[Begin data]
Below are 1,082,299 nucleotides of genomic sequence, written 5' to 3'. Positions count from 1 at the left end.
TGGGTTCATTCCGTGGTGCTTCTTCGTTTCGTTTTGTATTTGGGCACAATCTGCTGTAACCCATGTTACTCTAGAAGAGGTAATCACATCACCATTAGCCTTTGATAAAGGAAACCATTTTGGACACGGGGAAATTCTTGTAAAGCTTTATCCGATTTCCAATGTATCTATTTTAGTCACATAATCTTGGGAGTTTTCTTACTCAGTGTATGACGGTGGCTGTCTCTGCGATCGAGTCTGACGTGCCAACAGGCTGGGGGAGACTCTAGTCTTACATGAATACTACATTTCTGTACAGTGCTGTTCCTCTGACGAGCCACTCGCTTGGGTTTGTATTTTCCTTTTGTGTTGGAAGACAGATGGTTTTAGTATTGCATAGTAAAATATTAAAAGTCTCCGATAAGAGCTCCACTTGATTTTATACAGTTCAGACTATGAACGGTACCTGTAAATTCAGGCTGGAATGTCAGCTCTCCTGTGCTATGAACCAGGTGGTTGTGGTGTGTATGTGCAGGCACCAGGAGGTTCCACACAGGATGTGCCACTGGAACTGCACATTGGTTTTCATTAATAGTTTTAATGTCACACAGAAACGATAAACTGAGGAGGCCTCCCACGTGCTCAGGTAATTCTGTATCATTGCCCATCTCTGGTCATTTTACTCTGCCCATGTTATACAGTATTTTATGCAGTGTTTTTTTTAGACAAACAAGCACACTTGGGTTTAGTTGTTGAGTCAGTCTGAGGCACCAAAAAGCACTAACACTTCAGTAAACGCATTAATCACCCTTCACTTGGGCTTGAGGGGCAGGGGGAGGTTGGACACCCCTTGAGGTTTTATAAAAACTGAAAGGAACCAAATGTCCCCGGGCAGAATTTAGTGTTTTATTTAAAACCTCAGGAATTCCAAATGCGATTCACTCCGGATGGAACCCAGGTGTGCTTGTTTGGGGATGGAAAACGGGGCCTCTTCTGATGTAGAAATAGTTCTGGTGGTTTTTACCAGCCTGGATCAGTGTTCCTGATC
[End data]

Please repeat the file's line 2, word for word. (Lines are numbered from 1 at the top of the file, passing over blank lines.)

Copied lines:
TGGGTTCATTCCGTGGTGCTTCTTCGTTTCGTTTTGTATTTGGGCACAATCTGCTGTAACCCATGTTACTCTAGAAGAGGTAATCACATCACCATTAGCCTTTGATAAAGGAAACCATTTTGGACACGGGGAAATTCTTGTAAAGCTTTATCCGATTTCCAATGTATCTATTTTAGTCACATAATCTTGGGAGTTTTCTTACTCAGTGTATGACGGTGGCTGTCTCTGCGATCGAGTCTGACGTGCCAACAGGCTGGGGGAGACTCTAGTCTTACATGAATACTACATTTCTGTACAGTGCTGTTCCTCTGACGAGCCACTCGCTTGGGTTTGTATTTTCCTTTTGTGTTGGAAGACAGATGGTTTTAGTATTGCATAGTAAAATATTAAAAGTCTCCGATAAGAGCTCCACTTGATTTTATACAGTTCAGACTATGAACGGTACCTGTAAATTCAGGCTGGAATGTCAGCTCTCCTGTGCTATGAACCAGGTGGTTGTGGTGTGTATGTGCAGGCACCAGGAGGTTCCACACAGGATGTGCCACTGGAACTGCACATTGGTTTTCATTAATAGTTTTAATGTCACACAGAAACGATAAACTGAGGAGGCCTCCCACGTGCTCAGGTAATTCTGTATCATTGCCCATCTCTGGTCATTTTACTCTGCCCATGTTATACAGTATTTTATGCAGTGTTTTTTTTAGACAAACAAGCACACTTGGGTTTAGTTGTTGAGTCAGTCTGAGGCACCAAAAAGCACTAACACTTCAGTAAACGCATTAATCACCCTTCACTTGGGCTTGAGGGGCAGGGGGAGGTTGGACACCCCTTGAGGTTTTATAAAAACTGAAAGGAACCAAATGTCCCCGGGCAGAATTTAGTGTTTTATTTAAAACCTCAGGAATTCCAAATGCGATTCACTCCGGATGGAACCCAGGTGTGCTTGTTTGGGGATGGAAAACGGGGCCTCTTCTGATGTAGAAATAGTTCTGGTGGTTTTTACCAGCCTGGATCAGTGTTCCTGATC